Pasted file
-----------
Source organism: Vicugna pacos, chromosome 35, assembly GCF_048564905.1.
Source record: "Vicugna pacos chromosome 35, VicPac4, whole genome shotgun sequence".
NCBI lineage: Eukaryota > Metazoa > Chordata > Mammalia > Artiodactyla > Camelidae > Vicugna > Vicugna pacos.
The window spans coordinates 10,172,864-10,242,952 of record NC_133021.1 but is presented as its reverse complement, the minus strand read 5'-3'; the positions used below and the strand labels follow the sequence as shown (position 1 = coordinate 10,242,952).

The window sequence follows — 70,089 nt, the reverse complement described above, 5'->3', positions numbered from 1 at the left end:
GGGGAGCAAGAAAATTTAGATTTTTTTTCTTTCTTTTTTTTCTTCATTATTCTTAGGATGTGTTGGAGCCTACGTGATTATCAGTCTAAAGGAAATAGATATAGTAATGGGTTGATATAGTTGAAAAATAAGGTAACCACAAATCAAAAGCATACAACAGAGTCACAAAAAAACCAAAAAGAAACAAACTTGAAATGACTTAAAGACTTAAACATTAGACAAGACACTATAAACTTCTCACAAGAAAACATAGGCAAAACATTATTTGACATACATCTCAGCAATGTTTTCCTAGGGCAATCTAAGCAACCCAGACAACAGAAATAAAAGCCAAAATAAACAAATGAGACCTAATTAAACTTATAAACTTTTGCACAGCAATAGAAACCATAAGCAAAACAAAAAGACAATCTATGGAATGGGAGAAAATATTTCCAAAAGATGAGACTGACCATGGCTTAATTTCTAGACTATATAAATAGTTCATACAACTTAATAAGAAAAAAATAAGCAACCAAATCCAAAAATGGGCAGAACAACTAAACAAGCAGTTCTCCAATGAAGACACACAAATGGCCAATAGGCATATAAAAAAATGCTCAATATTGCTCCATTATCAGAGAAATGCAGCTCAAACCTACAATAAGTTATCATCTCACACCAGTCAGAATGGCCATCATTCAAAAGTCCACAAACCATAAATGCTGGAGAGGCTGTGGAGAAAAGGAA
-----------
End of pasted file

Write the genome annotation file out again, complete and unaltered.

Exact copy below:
Source organism: Vicugna pacos, chromosome 35, assembly GCF_048564905.1.
Source record: "Vicugna pacos chromosome 35, VicPac4, whole genome shotgun sequence".
NCBI lineage: Eukaryota > Metazoa > Chordata > Mammalia > Artiodactyla > Camelidae > Vicugna > Vicugna pacos.
The window spans coordinates 10,172,864-10,242,952 of record NC_133021.1 but is presented as its reverse complement, the minus strand read 5'-3'; the positions used below and the strand labels follow the sequence as shown (position 1 = coordinate 10,242,952).

The window sequence follows — 70,089 nt, the reverse complement described above, 5'->3', positions numbered from 1 at the left end:
GGGGAGCAAGAAAATTTAGATTTTTTTTCTTTCTTTTTTTTCTTCATTATTCTTAGGATGTGTTGGAGCCTACGTGATTATCAGTCTAAAGGAAATAGATATAGTAATGGGTTGATATAGTTGAAAAATAAGGTAACCACAAATCAAAAGCATACAACAGAGTCACAAAAAAACCAAAAAGAAACAAACTTGAAATGACTTAAAGACTTAAACATTAGACAAGACACTATAAACTTCTCACAAGAAAACATAGGCAAAACATTATTTGACATACATCTCAGCAATGTTTTCCTAGGGCAATCTAAGCAACCCAGACAACAGAAATAAAAGCCAAAATAAACAAATGAGACCTAATTAAACTTATAAACTTTTGCACAGCAATAGAAACCATAAGCAAAACAAAAAGACAATCTATGGAATGGGAGAAAATATTTCCAAAAGATGAGACTGACCATGGCTTAATTTCTAGACTATATAAATAGTTCATACAACTTAATAAGAAAAAAATAAGCAACCAAATCCAAAAATGGGCAGAACAACTAAACAAGCAGTTCTCCAATGAAGACACACAAATGGCCAATAGGCATATAAAAAAATGCTCAATATTGCTCCATTATCAGAGAAATGCAGCTCAAACCTACAATAAGTTATCATCTCACACCAGTCAGAATGGCCATCATTCAAAAGTCCACAAACCATAAATGCTGGAGAGGCTGTGGAGAAAAGGAA